(Roughly) Daily

Posts Tagged ‘Math

“Nothing is more wonderful than the art of being free, but nothing is harder to learn how to use than freedom”*…

Lynn Hunt on Alexis de Tocqueville, who left France to study the American prison system and returned with the material that would become Democracy in America

Alexis de Tocqueville was a study in contradictions: a French aristocrat of proud heritage who trumpeted the inevitable, salutary rise of democracy, using the United States as his exemplar; a cosmopolitan with an English wife and many friends in the Anglo-American world who brandished a fervent French nationalism; an antislavery advocate who felt no discomfort in supporting the French colonization of Algeria and hired as his main assistant Arthur de Gobineau, who later published one of the founding texts of white supremacy; and finally a man of delicate constitution who undertook an arduous trip on horseback into the wilderness of northern Michigan in order to see Native Americans and new settler communities for himself. Such inconsistencies make for a fascinating story, and in The Man Who Understood Democracy, Olivier Zunz, a French-educated historian who has taught US history for decades at the University of Virginia, shows that he is ideally suited to tell it.

Tocqueville’s Democracy in America, published in two volumes in 1835 and 1840, became an instant classic and has remained one to this day. On its hundredth anniversary in 1935, the French government presented a bust of the author to Franklin D. Roosevelt, and an article at the time referred to the book as “perhaps the greatest, most lucid, and most impartial commentary that free institutions in general, and American self-government in particular, had ever received.” Democracy in America served as a kind of textbook for US students for many generations, but it is now more often cited than read. That dutiful disregard may be the fate of all such masterworks, especially one that runs about eight hundred pages, but Zunz has succeeded in restoring its appeal, first by vividly retracing its origins and then by skillfully evoking the enduring excitement and relevance of its analysis…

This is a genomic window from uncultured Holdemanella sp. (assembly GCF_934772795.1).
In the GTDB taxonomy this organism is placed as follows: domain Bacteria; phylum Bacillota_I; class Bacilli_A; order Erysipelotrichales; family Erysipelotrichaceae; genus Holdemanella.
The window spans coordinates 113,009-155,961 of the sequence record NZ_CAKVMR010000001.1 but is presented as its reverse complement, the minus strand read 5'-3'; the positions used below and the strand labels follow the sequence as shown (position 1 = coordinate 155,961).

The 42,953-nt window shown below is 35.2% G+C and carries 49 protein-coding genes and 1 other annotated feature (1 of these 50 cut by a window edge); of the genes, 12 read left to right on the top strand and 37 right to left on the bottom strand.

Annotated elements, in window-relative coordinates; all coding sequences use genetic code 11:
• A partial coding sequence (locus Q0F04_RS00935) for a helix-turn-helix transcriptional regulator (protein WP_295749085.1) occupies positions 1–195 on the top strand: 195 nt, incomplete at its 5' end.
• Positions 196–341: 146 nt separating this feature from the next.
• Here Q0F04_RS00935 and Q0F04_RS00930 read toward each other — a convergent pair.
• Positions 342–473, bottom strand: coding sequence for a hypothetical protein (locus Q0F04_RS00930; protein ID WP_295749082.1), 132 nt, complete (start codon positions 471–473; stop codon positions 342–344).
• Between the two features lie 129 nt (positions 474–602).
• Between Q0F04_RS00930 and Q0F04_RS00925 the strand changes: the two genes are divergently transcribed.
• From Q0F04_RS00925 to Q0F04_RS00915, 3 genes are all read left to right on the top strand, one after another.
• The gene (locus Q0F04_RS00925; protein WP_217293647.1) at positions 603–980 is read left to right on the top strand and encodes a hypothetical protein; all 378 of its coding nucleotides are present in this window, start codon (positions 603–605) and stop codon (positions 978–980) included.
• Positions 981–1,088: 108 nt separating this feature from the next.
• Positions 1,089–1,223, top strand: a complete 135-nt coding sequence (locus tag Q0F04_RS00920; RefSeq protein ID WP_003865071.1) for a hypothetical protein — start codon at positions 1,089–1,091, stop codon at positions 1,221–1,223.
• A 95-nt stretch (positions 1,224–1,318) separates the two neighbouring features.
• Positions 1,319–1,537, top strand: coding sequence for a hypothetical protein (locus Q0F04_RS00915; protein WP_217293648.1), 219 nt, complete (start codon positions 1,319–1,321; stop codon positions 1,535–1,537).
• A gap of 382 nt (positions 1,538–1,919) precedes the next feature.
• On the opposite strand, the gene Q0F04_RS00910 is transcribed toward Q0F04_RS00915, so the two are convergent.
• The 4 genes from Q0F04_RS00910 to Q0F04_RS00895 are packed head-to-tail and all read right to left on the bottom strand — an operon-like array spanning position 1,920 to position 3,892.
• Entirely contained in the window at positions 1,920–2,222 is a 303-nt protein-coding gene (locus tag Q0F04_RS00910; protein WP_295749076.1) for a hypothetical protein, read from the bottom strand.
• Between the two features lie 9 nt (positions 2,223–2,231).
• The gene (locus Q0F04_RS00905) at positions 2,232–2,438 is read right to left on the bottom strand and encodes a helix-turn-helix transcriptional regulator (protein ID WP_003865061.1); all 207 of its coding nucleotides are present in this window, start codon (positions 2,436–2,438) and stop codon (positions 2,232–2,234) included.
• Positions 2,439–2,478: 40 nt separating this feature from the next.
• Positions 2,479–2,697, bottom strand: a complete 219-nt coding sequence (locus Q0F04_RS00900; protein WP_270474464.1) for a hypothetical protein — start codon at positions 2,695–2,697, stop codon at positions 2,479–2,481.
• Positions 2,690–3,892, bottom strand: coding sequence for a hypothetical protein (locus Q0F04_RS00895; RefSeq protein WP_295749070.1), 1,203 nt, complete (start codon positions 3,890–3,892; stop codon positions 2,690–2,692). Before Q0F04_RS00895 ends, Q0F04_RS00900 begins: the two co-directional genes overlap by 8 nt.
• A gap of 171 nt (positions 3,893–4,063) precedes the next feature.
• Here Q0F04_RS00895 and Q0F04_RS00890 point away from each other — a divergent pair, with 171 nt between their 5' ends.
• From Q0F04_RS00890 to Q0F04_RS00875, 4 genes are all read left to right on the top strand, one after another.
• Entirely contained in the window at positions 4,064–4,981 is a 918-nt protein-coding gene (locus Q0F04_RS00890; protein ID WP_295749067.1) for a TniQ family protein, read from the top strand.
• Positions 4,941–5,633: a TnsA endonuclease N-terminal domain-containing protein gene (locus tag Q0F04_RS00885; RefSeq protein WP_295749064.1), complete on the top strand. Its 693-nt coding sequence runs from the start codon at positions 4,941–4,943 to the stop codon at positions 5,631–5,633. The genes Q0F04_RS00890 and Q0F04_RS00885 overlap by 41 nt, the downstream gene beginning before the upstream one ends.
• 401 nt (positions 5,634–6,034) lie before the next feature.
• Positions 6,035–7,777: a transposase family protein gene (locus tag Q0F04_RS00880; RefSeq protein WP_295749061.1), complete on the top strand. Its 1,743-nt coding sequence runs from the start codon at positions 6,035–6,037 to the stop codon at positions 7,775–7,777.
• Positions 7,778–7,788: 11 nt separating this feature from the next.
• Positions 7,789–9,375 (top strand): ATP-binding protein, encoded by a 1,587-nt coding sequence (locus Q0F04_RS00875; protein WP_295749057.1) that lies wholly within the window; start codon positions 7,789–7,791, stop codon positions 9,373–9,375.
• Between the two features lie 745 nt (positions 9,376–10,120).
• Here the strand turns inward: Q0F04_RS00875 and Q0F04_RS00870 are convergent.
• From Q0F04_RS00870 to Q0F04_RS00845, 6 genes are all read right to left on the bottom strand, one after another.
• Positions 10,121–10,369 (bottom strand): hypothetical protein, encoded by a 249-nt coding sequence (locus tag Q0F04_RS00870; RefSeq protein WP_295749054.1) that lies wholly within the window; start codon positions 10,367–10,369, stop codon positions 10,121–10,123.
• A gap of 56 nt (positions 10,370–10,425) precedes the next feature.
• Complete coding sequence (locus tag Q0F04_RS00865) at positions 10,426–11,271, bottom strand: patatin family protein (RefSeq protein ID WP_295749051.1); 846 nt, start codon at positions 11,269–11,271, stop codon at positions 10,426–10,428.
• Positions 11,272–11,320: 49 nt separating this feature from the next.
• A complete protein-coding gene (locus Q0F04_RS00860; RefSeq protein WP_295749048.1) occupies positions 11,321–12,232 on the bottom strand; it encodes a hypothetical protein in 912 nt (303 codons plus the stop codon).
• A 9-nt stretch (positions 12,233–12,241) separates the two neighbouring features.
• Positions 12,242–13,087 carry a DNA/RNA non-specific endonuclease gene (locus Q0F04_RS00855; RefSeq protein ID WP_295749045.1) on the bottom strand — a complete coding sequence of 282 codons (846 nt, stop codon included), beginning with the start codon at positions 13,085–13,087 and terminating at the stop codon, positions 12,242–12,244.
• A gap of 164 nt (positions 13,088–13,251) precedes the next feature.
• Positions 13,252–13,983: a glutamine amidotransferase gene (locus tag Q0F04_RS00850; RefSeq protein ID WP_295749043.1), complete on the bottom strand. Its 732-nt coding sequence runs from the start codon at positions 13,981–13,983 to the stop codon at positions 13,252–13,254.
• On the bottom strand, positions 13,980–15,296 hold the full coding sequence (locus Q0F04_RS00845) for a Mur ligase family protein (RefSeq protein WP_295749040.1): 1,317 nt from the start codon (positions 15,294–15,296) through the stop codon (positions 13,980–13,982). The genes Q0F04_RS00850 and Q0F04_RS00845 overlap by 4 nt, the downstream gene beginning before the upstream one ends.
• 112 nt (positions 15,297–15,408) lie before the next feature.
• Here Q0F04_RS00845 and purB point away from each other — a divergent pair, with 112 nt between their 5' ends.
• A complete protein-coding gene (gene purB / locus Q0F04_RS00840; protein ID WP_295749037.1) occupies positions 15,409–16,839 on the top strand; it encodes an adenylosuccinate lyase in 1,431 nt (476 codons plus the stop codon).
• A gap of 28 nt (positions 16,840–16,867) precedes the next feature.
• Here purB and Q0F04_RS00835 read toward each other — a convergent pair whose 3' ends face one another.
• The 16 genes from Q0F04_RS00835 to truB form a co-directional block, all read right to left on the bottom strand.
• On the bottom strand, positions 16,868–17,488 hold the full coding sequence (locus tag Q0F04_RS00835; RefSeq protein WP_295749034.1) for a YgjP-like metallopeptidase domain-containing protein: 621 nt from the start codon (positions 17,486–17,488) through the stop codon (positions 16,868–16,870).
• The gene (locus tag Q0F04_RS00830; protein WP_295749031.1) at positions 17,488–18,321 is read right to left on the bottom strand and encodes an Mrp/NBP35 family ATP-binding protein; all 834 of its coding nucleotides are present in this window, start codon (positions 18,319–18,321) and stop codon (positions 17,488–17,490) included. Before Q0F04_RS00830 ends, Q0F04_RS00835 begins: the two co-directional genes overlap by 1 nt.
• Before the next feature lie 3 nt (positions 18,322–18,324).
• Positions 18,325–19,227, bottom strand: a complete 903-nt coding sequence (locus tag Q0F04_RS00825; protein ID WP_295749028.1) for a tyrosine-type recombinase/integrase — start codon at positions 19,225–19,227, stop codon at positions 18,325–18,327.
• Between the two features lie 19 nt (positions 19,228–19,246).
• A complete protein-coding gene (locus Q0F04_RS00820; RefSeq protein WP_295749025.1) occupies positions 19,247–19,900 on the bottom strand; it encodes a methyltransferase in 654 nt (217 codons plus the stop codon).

Alexis de Tocqueville, the Frenchman who unpacked the tension between freedom and equality in the United States: “‘A Great Democratic Revolution’.”

* Alexis de Tocqueville– who went on to observe that “Americans are so enamored of equality, they would rather be equal in slavery than unequal in freedom.”


As we dedicate ourselves to democracy, we might note that today is Fibonacci Day, as today’s date is often rendered 11/23, and the Fibonacci sequence (also here and here) begins 1, 1, 2, 3…

Five Ways to Celebrate Fibonacci Day.


“Whoever wishes to keep a secret must hide the fact that he possesses one”*…

… or, as Sheon Han explains, maybe not…

Imagine you had some useful knowledge — maybe a secret recipe, or the key to a cipher. Could you prove to a friend that you had that knowledge, without revealing anything about it? Computer scientists proved over 30 years ago that you could, if you used what’s called a zero-knowledge proof.